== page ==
My Kind of Country

Country music from a fan's point of view since 2008

Album Review: Zac Brown Band – ‘Welcome Home’

The Zac Brown Band, always eclectic, took that spirit rather too far in their last, terrible, album. Evidently chastened by fans’ lack of enthusiasm for their new direction, they have returned to more organic (though not necessarily paticularly country) sounds on their latest release, their first for Elektra. They have turned to Dave Cobb to produce the album.

The overarching theme is one of home, and family, a mood set by the charming lead single, ‘My Old Man’. A touching tribute to Zac’s late father set to a gentle melody, this is a true delight. The piano-led ‘Real Thing’ is also very good, with a nostalgic look back to a father or grandfather who teaches Zac you can’t substitute for the best, a lesson which he applies to other things in life. (Coca cola, most associated with the title phrase, is not mentioned by name, but the band’s Atlanta background makes it an inescapable point of reference – if Zac’s lucky he might get this picked up for a commercial; if he’s unlucky he could get sued.)

‘Family Table’ is a fond ode to a welcoming home, which I liked. ‘2 Places At 1 Time’ is about the competing lures of home and away, and is a nicely delivered wistful ballad. ‘Long Haul’ is quite pleasant but a little forgettable, with a 70s country-rock-AC ballad feel.

All but one of the songs were composed by the writing team of Brown, Niko Moon and Ben Simonetti, with occasional outside help, not necessarily for the better. Indeed, it is with the co-writes that the album gets off course. Band member Coy Bowles co-wrote the opening tune, ‘Roots’. This is a good but ironically slightly over produced big ballad about the lure of music and a musician’s life. ‘Start Over’, co-written with rapper/producer Pharrell, is one of the band’s signature Caribbean styled tunes, which (although not really my cup of tea) is quite well suited to the lyric (about getting away to the beach as a way of reconnecting with an ex). Some introductory yelping, however, should definitely have been dispensed with – it sets my teeth on edge every time I hear it.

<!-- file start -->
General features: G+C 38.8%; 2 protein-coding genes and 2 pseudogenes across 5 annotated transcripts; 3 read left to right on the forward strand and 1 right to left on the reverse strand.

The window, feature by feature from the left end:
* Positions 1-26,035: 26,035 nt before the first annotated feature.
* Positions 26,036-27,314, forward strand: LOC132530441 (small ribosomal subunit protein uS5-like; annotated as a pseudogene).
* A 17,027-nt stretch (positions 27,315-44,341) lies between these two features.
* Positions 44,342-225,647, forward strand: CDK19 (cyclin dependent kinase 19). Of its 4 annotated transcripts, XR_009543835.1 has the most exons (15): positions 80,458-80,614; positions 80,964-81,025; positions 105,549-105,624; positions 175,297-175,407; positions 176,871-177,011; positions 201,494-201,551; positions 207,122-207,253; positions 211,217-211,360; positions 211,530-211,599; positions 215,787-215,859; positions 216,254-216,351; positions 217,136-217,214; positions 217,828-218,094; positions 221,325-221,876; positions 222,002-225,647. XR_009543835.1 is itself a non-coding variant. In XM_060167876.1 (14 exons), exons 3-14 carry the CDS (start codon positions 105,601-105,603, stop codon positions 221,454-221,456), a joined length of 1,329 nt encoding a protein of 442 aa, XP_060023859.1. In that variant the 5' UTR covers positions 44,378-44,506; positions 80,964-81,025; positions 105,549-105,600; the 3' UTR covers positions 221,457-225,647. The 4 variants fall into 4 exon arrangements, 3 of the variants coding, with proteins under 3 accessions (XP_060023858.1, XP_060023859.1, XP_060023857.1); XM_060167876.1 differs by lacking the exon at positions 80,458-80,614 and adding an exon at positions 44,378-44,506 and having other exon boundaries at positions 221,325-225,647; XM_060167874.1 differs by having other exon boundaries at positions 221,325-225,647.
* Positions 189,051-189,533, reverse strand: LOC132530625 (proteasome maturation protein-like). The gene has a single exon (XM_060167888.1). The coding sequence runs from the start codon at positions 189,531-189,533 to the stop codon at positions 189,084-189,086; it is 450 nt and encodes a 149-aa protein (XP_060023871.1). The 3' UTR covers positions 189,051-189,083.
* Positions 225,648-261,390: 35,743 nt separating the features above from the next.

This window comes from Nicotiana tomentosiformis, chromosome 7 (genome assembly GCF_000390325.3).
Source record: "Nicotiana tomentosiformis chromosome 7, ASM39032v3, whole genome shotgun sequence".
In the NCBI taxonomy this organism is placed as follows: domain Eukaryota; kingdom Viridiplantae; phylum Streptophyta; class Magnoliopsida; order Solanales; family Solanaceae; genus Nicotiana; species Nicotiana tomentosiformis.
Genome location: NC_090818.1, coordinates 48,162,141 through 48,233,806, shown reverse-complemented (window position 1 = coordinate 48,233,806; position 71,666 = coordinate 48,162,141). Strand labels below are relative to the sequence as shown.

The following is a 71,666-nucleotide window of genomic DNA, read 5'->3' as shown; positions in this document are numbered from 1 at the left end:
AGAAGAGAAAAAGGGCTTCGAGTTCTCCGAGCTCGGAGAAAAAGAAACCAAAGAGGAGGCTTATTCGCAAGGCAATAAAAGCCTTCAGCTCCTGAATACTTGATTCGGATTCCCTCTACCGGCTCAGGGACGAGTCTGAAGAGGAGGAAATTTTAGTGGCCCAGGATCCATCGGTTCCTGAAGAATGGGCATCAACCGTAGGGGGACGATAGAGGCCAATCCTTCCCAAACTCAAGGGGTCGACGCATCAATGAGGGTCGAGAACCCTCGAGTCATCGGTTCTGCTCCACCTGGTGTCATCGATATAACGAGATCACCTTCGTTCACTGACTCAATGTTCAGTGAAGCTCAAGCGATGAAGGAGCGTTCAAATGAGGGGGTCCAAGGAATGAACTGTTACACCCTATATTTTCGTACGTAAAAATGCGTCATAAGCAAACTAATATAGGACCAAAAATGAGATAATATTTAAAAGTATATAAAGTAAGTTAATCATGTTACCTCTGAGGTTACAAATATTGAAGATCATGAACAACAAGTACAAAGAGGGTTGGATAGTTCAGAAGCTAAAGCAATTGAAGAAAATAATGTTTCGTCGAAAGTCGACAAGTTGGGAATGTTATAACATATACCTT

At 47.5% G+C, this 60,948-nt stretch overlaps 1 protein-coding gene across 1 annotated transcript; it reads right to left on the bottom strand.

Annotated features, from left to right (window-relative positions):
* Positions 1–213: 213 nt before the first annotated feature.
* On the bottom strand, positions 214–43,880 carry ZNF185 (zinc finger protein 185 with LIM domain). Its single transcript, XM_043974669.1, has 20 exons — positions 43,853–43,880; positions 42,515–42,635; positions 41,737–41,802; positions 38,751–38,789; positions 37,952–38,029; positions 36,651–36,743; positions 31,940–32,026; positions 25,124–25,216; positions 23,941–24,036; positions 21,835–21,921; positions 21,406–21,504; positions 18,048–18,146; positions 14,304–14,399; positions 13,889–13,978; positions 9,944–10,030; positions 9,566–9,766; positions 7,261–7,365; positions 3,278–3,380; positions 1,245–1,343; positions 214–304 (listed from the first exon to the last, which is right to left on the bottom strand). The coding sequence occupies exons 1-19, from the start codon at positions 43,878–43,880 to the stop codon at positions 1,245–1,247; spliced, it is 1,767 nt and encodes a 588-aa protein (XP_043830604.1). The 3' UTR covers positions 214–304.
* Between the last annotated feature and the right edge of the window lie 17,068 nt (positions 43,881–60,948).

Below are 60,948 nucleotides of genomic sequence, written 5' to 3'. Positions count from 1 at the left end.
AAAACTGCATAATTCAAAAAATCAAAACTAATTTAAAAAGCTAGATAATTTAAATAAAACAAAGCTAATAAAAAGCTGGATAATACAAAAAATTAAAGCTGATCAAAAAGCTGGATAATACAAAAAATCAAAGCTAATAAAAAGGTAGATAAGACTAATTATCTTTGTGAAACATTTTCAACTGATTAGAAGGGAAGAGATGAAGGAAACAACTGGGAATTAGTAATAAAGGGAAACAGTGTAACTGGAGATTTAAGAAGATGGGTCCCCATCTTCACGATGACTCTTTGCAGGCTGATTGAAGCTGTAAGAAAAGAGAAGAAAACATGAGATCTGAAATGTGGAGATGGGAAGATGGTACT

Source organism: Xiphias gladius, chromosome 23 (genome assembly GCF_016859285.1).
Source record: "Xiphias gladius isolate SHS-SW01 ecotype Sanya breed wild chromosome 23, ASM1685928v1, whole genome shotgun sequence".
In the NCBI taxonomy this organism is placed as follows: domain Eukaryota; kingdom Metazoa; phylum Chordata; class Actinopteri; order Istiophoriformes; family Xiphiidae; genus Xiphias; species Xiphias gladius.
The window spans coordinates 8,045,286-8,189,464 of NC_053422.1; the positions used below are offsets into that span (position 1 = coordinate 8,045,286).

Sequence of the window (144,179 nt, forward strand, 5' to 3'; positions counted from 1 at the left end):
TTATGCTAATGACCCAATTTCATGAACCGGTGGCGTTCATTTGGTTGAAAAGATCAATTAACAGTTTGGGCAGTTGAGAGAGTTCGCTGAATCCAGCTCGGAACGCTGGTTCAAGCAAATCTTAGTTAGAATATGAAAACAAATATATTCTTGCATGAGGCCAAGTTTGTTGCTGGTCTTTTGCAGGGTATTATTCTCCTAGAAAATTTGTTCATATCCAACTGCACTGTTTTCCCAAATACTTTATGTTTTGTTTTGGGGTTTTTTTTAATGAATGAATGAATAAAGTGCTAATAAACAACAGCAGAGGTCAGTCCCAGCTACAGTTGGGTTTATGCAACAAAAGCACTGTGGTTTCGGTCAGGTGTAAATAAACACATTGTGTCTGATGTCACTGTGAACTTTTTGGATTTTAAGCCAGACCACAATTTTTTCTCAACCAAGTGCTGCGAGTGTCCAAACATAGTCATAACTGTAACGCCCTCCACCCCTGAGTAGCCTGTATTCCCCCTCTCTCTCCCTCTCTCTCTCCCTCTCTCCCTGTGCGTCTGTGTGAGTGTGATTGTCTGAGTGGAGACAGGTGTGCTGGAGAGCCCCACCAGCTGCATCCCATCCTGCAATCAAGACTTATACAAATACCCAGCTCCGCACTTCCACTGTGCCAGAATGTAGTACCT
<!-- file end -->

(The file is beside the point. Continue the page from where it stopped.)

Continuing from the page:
‘Your Majesty’ is a pretty love song, written by the guys with Kenny Habul (an Australian race car driver and solar power entrepreneur, who was mixed up in Zac Brown’s 2016 drugs bust), marred by slightly annoying production, particularly annoying ah-oh interjections. Aslyn, a female pop singer-songwriter from Atlanta with a powerful voice, co-wrote and duets on rock ballad ‘Trying To Drive’. The song is nothing special and not country at all), and the production too heavy, but the vocals are strong in their own style.

The album closes with a fine cover of John Prine’s ‘All The Best’, a pained and subtly bitter farewell to a former love:

Well I guess love
Is like a Christmas card
Decorate a tree
And throw it in the yard
It decays and dies
And the snowman melts
Well I knew love
I knew how love felt

I knew love
Oh, love knew me
When I walked around
Love walked with me
But I got no hate
And I got no pride
Well I got
So much love
That I cannot hide

This is a definite highlight.

This is less of a return to form than I had hoped, and there are few standout moments other than ‘My Old Man’ and ‘All The Best’. Those two tunes are definitely worth downloading, and the whole thing is probably worth checking out if you’re a fan. There is also not much variation in tempo. One cannot help wondering if the band’s hearts are really elsewhere.

Grade: B-

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